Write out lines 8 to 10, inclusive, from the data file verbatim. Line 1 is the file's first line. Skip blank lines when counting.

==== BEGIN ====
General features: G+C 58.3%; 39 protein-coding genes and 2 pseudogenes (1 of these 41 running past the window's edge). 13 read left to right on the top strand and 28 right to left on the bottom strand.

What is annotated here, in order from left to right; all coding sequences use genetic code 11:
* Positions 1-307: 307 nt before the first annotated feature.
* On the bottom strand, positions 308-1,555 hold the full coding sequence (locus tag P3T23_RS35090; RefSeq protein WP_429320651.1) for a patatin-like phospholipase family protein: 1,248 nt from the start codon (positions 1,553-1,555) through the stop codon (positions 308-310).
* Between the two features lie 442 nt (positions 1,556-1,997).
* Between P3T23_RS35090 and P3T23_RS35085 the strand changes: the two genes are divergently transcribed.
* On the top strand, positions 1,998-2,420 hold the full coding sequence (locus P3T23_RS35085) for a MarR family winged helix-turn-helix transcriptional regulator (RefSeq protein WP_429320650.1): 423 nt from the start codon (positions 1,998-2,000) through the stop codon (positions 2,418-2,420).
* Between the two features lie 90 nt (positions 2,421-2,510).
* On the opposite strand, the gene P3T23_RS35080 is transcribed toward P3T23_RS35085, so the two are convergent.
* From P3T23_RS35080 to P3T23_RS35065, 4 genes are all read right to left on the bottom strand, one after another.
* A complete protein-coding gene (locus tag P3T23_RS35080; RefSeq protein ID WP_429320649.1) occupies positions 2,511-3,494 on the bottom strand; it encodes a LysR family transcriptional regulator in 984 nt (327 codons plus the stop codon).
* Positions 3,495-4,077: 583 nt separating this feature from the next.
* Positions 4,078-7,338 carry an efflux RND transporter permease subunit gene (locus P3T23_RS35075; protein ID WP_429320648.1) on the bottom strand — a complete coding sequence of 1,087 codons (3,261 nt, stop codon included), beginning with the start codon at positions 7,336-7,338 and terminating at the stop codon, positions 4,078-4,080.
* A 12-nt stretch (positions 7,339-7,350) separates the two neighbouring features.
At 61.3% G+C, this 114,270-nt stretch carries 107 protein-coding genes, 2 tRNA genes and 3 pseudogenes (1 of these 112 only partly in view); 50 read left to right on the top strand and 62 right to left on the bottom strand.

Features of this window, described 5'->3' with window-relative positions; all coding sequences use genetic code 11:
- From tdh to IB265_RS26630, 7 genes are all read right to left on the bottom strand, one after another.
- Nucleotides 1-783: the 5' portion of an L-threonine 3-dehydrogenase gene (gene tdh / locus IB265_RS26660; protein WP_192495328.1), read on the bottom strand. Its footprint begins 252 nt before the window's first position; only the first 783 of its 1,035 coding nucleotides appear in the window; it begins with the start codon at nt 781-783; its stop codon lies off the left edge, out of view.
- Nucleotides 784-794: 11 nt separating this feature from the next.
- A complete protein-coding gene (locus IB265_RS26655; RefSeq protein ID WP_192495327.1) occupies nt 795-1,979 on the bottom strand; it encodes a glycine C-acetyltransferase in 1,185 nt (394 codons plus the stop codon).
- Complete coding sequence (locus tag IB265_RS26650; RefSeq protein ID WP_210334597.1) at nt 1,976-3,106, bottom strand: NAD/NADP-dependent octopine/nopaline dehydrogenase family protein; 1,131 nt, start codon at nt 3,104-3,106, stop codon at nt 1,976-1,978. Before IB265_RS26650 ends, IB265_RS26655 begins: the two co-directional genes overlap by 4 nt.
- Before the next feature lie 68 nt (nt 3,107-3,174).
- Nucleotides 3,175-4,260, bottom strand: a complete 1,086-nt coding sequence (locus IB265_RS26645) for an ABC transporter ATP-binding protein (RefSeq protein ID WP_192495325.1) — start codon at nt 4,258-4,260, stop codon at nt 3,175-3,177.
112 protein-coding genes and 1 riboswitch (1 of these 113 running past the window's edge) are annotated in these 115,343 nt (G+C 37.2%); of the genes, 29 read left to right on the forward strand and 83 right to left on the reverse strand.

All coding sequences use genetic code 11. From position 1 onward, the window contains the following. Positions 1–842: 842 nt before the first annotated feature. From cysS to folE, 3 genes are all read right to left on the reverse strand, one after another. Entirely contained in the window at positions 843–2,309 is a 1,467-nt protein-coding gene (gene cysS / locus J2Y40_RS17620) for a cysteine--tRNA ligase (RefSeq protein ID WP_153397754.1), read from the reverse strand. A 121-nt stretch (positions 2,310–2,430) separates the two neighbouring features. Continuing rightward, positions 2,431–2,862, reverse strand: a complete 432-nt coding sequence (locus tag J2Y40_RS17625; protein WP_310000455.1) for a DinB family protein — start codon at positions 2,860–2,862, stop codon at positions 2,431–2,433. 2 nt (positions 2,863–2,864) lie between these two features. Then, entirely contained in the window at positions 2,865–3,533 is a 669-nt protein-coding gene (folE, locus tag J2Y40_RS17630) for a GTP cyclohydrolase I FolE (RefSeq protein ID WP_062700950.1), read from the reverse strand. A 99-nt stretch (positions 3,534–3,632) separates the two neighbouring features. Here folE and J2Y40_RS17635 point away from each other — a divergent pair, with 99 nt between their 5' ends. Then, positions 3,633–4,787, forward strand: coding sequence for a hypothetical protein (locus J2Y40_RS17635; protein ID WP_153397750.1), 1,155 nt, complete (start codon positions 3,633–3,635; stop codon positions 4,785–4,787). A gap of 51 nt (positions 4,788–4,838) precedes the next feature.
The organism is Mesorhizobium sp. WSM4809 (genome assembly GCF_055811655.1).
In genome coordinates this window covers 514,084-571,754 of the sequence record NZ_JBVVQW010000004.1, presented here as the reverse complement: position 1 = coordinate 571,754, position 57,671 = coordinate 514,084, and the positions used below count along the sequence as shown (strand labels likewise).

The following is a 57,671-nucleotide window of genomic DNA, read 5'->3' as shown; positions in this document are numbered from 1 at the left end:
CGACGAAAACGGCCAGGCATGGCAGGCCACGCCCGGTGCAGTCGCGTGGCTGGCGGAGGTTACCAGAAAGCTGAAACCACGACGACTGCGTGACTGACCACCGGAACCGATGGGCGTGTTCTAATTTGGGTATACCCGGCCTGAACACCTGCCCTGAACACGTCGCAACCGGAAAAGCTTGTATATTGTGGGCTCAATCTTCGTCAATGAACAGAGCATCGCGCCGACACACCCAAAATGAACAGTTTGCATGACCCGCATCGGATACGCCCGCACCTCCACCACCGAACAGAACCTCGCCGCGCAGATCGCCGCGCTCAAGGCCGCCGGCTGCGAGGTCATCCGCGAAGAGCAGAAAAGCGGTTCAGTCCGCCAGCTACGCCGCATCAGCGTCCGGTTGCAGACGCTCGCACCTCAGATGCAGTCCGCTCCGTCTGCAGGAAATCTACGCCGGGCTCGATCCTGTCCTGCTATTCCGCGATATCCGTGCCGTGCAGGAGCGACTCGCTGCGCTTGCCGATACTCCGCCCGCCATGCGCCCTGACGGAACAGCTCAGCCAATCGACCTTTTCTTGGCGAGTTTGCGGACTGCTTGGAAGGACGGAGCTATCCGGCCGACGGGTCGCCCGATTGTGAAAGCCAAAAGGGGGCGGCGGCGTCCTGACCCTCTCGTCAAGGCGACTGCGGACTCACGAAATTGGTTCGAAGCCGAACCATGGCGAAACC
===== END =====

* Between the two features lie 90 nt (positions 2,421-2,510).
* On the opposite strand, the gene P3T23_RS35080 is transcribed toward P3T23_RS35085, so the two are convergent.
* From P3T23_RS35080 to P3T23_RS35065, 4 genes are all read right to left on the bottom strand, one after another.